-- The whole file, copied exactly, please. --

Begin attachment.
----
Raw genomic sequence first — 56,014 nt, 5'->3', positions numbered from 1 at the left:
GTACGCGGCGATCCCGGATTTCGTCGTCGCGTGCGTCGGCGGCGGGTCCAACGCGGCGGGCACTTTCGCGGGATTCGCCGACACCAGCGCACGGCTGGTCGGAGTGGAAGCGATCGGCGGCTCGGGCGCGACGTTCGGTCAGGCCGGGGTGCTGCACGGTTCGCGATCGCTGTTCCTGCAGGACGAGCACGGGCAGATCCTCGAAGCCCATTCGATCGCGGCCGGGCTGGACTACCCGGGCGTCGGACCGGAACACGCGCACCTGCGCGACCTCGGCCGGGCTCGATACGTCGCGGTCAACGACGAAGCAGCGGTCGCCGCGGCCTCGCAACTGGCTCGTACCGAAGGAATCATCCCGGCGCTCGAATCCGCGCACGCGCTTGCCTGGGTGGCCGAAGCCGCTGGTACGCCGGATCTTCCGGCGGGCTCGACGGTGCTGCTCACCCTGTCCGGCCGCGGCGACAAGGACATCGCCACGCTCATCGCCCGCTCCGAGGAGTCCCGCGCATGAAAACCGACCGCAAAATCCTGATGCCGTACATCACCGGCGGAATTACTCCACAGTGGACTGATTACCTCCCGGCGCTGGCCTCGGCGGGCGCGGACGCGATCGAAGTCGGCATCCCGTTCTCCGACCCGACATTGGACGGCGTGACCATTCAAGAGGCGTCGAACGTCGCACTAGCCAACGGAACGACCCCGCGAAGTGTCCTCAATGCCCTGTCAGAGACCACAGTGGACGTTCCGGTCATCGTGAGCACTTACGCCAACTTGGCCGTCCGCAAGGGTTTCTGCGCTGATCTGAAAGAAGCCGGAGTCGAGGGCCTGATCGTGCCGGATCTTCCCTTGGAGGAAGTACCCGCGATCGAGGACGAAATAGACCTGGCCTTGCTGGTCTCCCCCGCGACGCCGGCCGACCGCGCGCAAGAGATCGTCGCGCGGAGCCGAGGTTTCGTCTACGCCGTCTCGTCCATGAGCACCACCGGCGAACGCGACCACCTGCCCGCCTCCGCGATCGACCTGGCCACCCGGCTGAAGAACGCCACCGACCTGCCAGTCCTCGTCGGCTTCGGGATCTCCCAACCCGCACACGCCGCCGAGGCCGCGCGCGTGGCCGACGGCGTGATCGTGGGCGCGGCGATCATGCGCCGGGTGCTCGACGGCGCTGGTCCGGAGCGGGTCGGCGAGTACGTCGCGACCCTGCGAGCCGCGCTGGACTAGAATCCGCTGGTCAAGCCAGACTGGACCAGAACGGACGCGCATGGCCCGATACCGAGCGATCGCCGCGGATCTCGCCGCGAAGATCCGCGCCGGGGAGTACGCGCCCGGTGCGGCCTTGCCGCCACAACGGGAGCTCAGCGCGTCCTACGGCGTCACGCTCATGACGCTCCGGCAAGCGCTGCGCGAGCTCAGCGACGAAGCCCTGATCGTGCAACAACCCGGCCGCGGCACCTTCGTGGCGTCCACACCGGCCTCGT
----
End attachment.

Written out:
Raw genomic sequence first — 56,014 nt, 5'->3', positions numbered from 1 at the left:
GTACGCGGCGATCCCGGATTTCGTCGTCGCGTGCGTCGGCGGCGGGTCCAACGCGGCGGGCACTTTCGCGGGATTCGCCGACACCAGCGCACGGCTGGTCGGAGTGGAAGCGATCGGCGGCTCGGGCGCGACGTTCGGTCAGGCCGGGGTGCTGCACGGTTCGCGATCGCTGTTCCTGCAGGACGAGCACGGGCAGATCCTCGAAGCCCATTCGATCGCGGCCGGGCTGGACTACCCGGGCGTCGGACCGGAACACGCGCACCTGCGCGACCTCGGCCGGGCTCGATACGTCGCGGTCAACGACGAAGCAGCGGTCGCCGCGGCCTCGCAACTGGCTCGTACCGAAGGAATCATCCCGGCGCTCGAATCCGCGCACGCGCTTGCCTGGGTGGCCGAAGCCGCTGGTACGCCGGATCTTCCGGCGGGCTCGACGGTGCTGCTCACCCTGTCCGGCCGCGGCGACAAGGACATCGCCACGCTCATCGCCCGCTCCGAGGAGTCCCGCGCATGAAAACCGACCGCAAAATCCTGATGCCGTACATCACCGGCGGAATTACTCCACAGTGGACTGATTACCTCCCGGCGCTGGCCTCGGCGGGCGCGGACGCGATCGAAGTCGGCATCCCGTTCTCCGACCCGACATTGGACGGCGTGACCATTCAAGAGGCGTCGAACGTCGCACTAGCCAACGGAACGACCCCGCGAAGTGTCCTCAATGCCCTGTCAGAGACCACAGTGGACGTTCCGGTCATCGTGAGCACTTACGCCAACTTGGCCGTCCGCAAGGGTTTCTGCGCTGATCTGAAAGAAGCCGGAGTCGAGGGCCTGATCGTGCCGGATCTTCCCTTGGAGGAAGTACCCGCGATCGAGGACGAAATAGACCTGGCCTTGCTGGTCTCCCCCGCGACGCCGGCCGACCGCGCGCAAGAGATCGTCGCGCGGAGCCGAGGTTTCGTCTACGCCGTCTCGTCCATGAGCACCACCGGCGAACGCGACCACCTGCCCGCCTCCGCGATCGACCTGGCCACCCGGCTGAAGAACGCCACCGACCTGCCAGTCCTCGTCGGCTTCGGGATCTCCCAACCCGCACACGCCGCCGAGGCCGCGCGCGTGGCCGACGGCGTGATCGTGGGCGCGGCGATCATGCGCCGGGTGCTCGACGGCGCTGGTCCGGAGCGGGTCGGCGAGTACGTCGCGACCCTGCGAGCCGCGCTGGACTAGAATCCGCTGGTCAAGCCAGACTGGACCAGAACGGACGCGCATGGCCCGATACCGAGCGATCGCCGCGGATCTCGCCGCGAAGATCCGCGCCGGGGAGTACGCGCCCGGTGCGGCCTTGCCGCCACAACGGGAGCTCAGCGCGTCCTACGGCGTCACGCTCATGACGCTCCGGCAAGCGCTGCGCGAGCTCAGCGACGAAGCCCTGATCGTGCAACAACCCGGCCGCGGCACCTTCGTGGCGTCCACACCGGCCTCGT